Jurassic pliosaur 'megapredator' was a giant 'sea murderer'

Lorrainosaurus helped rule the oceans 170 million years ago during the age of dinosaurs. (Image credit: 10tons/Musée national d'histoire naturelle de Luxembourg)

A newfound member of a "dynasty" of pliosaur megapredators was at the top of the ocean food chain for 80 million years, a new study reveals.

The newly described sea monster, named Lorrainosaurus, was a Jurassic (201 million to 145 million years ago) giant with a 4.3-foot-long (1.3 meters) jaw and torpedo-shaped body from the clade of pliosaurs called Thalassophonea, or "sea murderers." 

Scientists first unearthed this sea monster's fossils in 1983. But in a new study, published Oct. 16 in the journal Scientific Reports, researchers re-analyzed the remains and found that the predator belonged to a previously unknown genus (group) of species and represented the oldest "megapredatory" pliosaur on record, according to a statement the authors sent to Live Science.

"Pliosaurids were the rulers of the Mesozoic seas," co-author Daniel Madzia, a paleontologist with the Institute of Paleobiology at the Polish Academy of Sciences, told Live Science. "With our animal, we are at the very beginning of a fascinating evolutionary history that we don't really understand yet."

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A life reconstruction of Lorrainosaurus swimming in Jurassic seas. (Image credit: Joschua Knüppe)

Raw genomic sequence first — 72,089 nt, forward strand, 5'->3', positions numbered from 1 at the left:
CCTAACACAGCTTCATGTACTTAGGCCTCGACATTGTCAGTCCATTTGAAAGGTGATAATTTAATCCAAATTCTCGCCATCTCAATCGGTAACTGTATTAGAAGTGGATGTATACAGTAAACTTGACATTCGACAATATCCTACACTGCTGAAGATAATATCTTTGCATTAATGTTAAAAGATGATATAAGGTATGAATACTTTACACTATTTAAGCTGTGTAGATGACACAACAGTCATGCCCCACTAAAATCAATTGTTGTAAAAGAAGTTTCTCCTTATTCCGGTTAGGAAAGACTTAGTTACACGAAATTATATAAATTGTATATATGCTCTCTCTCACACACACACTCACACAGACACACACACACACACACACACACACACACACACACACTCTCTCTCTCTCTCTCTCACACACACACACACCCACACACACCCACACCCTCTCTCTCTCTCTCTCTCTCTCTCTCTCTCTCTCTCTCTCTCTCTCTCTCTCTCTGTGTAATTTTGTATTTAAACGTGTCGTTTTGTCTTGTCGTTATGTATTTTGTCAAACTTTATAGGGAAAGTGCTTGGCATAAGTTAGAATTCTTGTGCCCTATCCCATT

The fossils were unearthed in the former region of Lorraine (now part of Grand Est) in northeastern France. Paleontologist Pascal Godefroit first described them in a short 1994 study published in the journal Bulletin des Académie et Société Lorraines des Sciences. He assigned the species to a genus of pliosaurs called Simolestes, and named it S. keileni.

S. keileni received little attention after 1994, but with fossil-researching techniques becoming more sophisticated in the years since, the new study's authors decided to revisit it. They found that several characteristics separated the fossils from other known Simolestes, including broader and more "wedge-shaped" splenials — bones in the lower jaw — according to the study.

The pliosaur's mandible was also at least 1 foot (0.36 m) longer than other Simolestes species. Pliosaurs dined on sharks, sea turtles, other plesiosaurs and more, according to the statement, so the creature would have used these massive jaws to chow down all kinds of prey.

"It ate whatever it wanted to eat," Madzia said. "It was one of the largest marine predators of its time."

The team found the specimen required its own branch on the pliosaur evolutionary tree and created the genus Lorrainosaurus — so it became Lorrainosaurus keileni. L. keileni's re-evaluation pushes back the emergence of giant predatory pliosaurs by up to around 5 million years, according to Madzia.

A reconstructed head of Lorrainosaurus above its lower jaw on public display.  (Image credit: Ben Thuy/Musée national d'histoire naturelle de Luxembourg)

That's not especially long in geological timescales, but it means they were on the scene just after the Jurassic food chain shifted around 175 million to 171 million years ago, which saw the decline of other apex predators, such as dolphin-like ichthyosaurs, and the rise of pliosaurs, which Madzia described as a dynasty.

L. keileni was likely more than 20 feet (6 m) long, but some giant pliosaurs grew much larger, with one potential pliosaur from the Late Jurassic recently estimated to have been 50 feet (15 m) long.

Patrick Pester
Live Science Contributor

Patrick Pester is a freelance writer and previously a staff writer at Live Science. His background is in wildlife conservation and he has worked with endangered species around the world. Patrick holds a master's degree in international journalism from Cardiff University in the U.K.